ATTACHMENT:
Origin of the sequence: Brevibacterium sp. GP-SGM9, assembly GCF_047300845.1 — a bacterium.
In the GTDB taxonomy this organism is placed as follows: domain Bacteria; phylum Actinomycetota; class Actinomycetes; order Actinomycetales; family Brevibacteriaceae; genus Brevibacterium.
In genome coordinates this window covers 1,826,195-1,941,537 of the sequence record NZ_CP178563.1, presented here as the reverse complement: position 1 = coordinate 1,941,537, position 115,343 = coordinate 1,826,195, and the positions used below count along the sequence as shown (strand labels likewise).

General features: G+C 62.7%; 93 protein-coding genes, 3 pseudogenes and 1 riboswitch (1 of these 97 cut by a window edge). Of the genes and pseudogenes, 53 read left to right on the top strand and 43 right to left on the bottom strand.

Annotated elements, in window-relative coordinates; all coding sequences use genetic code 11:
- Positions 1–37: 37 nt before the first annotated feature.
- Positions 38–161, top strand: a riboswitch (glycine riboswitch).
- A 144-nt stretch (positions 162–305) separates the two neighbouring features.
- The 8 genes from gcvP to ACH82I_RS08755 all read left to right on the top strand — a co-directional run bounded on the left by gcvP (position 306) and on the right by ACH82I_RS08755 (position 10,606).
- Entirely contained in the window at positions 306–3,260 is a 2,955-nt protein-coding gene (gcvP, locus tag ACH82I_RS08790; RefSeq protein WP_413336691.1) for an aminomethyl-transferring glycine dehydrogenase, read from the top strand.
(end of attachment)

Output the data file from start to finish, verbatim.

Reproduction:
Origin of the sequence: Brevibacterium sp. GP-SGM9, assembly GCF_047300845.1 — a bacterium.
In the GTDB taxonomy this organism is placed as follows: domain Bacteria; phylum Actinomycetota; class Actinomycetes; order Actinomycetales; family Brevibacteriaceae; genus Brevibacterium.
In genome coordinates this window covers 1,826,195-1,941,537 of the sequence record NZ_CP178563.1, presented here as the reverse complement: position 1 = coordinate 1,941,537, position 115,343 = coordinate 1,826,195, and the positions used below count along the sequence as shown (strand labels likewise).

General features: G+C 62.7%; 93 protein-coding genes, 3 pseudogenes and 1 riboswitch (1 of these 97 cut by a window edge). Of the genes and pseudogenes, 53 read left to right on the top strand and 43 right to left on the bottom strand.

Annotated elements, in window-relative coordinates; all coding sequences use genetic code 11:
- Positions 1–37: 37 nt before the first annotated feature.
- Positions 38–161, top strand: a riboswitch (glycine riboswitch).
- A 144-nt stretch (positions 162–305) separates the two neighbouring features.
- The 8 genes from gcvP to ACH82I_RS08755 all read left to right on the top strand — a co-directional run bounded on the left by gcvP (position 306) and on the right by ACH82I_RS08755 (position 10,606).
- Entirely contained in the window at positions 306–3,260 is a 2,955-nt protein-coding gene (gcvP, locus tag ACH82I_RS08790; RefSeq protein WP_413336691.1) for an aminomethyl-transferring glycine dehydrogenase, read from the top strand.